How to Become a Digital Nomad


My name is Nicolaus Jannasch. This same time last year I was still in college in Boston. I was really stressed out but I didn’t have any money issues, a kid on the way, or anything like that.

My stress came from knowing that I wanted to do something different and that I was letting my fear get in the way. I had read a ton of personal development books that year which fueled the fire. I had many sleepless nights. In class, my endless thoughts kept me from hearing the professor. I wasn’t sure if anyone else was thinking like me.

Last October I decided it was time for a change. I took up some work online as a freelance writer and booked a trip to Chicago to test the digital nomad lifestyle. The next month I boarded a plane to Puerto Rico. Both trips were successful and I knew that it was time to make the big leap. I felt so free. I had never done anything like this before, and even though the idea of flying to Asia was scary I was very excited!

My plane touched down in Bangkok in January of 2015. I had about $1,000 and if that was going towards living expenses it wouldn’t be enough to get me home! I had to learn how to live comfortably, earn money, and simultaneously manage travel in my own digital nomad ‘crash course’. One year later, I’ve successfully done all that!

While traveling, I’ve picked up a few lessons that I wish I had known starting out. I hope you find them useful!

  1. Exercising And Staying Fit

Some people think it’s impossible to exercise while traveling. It’s not true, and if you don’t exercise as a nomad the street food will fatten you up quickly!

Here’s my first tip. Work out as soon as possible when you arrive in a new location. When you just move in, your brain is a blank slate and it’s up to you to teach it what behaviors are normal in this environment.

By jumping into a workout immediately you teach your brain that this is a place where you keep yourself healthy. I usually work out in a new apartment within the first 3 hours.

Build a routine you can do anywhere and with no equipment. Usually you’ll just have some floor space. Push-ups, sit-ups, and squats are my go-to exercises. Big 6-liter water jugs work well as barbells for ‘pull’ exercises. (Wrap a sock around the plastic handle to soften the grip)

Lastly, never miss a workout. Ever. It’s already easy enough to get de-railed from a good habit when living at home, but with so much changing around you all the time you need to be extra diligent on the road.

  1. Working Efficiently

Don’t try to work in a hostel. Hostels are for parties and fun, not Skype calls with clients. Finding a quiet space with a table next to an open outlet and with good Wi-Fi is nearly impossible.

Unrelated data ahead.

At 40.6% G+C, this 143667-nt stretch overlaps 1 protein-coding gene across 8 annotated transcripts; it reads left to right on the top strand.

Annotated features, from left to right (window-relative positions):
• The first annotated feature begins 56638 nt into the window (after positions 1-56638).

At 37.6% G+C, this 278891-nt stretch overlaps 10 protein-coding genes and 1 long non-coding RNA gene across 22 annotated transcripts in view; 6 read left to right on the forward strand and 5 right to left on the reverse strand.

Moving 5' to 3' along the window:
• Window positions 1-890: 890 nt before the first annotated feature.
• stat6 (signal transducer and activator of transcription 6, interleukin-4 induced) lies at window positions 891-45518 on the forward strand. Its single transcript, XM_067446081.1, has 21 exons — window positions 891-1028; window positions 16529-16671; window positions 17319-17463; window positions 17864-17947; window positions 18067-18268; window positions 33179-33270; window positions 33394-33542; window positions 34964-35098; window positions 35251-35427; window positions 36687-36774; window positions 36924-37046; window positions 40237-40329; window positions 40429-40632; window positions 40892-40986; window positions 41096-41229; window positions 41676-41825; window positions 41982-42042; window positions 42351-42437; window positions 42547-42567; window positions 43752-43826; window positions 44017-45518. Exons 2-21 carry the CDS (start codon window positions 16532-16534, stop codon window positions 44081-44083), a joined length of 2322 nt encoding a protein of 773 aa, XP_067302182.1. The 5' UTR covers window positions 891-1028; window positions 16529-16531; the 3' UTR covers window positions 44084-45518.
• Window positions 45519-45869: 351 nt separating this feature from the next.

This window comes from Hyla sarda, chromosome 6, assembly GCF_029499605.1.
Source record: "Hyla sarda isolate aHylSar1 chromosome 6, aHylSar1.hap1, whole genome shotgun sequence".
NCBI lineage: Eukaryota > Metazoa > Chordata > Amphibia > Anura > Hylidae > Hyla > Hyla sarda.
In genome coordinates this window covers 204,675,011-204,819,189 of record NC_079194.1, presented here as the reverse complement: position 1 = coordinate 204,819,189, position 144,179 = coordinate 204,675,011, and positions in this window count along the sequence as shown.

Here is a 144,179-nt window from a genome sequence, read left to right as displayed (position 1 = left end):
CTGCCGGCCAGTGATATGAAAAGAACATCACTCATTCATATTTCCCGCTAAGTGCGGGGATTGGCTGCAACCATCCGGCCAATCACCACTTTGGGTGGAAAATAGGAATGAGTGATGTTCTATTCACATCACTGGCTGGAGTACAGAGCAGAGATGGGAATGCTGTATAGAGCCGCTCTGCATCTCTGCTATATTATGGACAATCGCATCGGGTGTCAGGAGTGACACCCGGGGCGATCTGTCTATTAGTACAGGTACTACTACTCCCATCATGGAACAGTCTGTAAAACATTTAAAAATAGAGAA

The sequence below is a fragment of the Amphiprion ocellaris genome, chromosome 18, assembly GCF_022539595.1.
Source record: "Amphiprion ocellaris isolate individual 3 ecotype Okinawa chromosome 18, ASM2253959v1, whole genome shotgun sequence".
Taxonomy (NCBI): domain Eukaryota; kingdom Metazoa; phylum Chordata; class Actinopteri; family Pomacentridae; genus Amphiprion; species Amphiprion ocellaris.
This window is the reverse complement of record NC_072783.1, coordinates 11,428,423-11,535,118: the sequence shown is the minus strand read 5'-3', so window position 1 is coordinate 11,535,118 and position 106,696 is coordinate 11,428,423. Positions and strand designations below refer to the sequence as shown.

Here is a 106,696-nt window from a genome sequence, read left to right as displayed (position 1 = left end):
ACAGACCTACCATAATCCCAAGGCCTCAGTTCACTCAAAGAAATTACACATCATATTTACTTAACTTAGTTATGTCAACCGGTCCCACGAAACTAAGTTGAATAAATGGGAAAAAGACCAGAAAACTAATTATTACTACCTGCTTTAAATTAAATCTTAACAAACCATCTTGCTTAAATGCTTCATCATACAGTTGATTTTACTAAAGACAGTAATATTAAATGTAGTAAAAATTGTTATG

If you want a dedicated workspace, co-working spaces are your best option. They can cost as much per day as a hostel or apartment, so mind your budget. If you don’t mind working where you live, renting an apartment and working from there is a good option. There are no extra costs and the space is all yours.

Travel slower if you want to be more productive. Constant travel is tiring, and distractions in new cities will scztter your focus. I’ve found that staying in one location for a month or two gives you enough time to get to know the area, settle in, and be mentally ready for distraction-free productivity.

  1. Dealing With Loneliness

The fear of being lonely keeps a lot of people from becoming digital nomads. Luckily, it’s easier than ever to stay connected with friends and family. Today, nobody is more than a Skype call away. I’m in Hong Kong and my dad randomly calls me on Skype all the time! It feels like I’m hanging out at a friends’ house across town.

You can make friends wherever you go. There are thousands of travelers just like you, and they’re also looking to make friends. Getting to know the local people is another great way to crush loneliness and learn about the culture at the same time.

I stayed with a Vietnamese guy who brought me to meet his family! I spent a few days playing with the kids, sitting on floor mats for dinner, and driving their motorcycle to the market.

Even when you don’t speak the local language, it’s very easy to connect with locals. I’ve spent many evenings laughing with people who don’t speak English. Sports are another great way to connect. Soccer is a language spoken around the world, and you can play on a team with anyone.

Ready To Jump In?

If you’re already living the location independent lifestyle then you can apply these tips today. If you’re still considering whether this lifestyle is for then you this post can help you decide to take the leap!

In this article I’ve just skimmed the surface of what I’ve learned after living as a digital nomad. If you’d like to be more prepared to jump in yourself, I recommend checking out my course How To Become A Digital Nomad. (Discounted 50% through this link)

Inside the course I’ll tear down the myths about digital nomadism, help you build up your location independent career, optimize your living situation, connect with other like-minded nomads, and much, much more! With the right mindsets, tips, strategies, and resources to help you succeed, you’ll feel confident in your ability to leave home and thrive as a location independent digital nomad.

Nico      [email protected]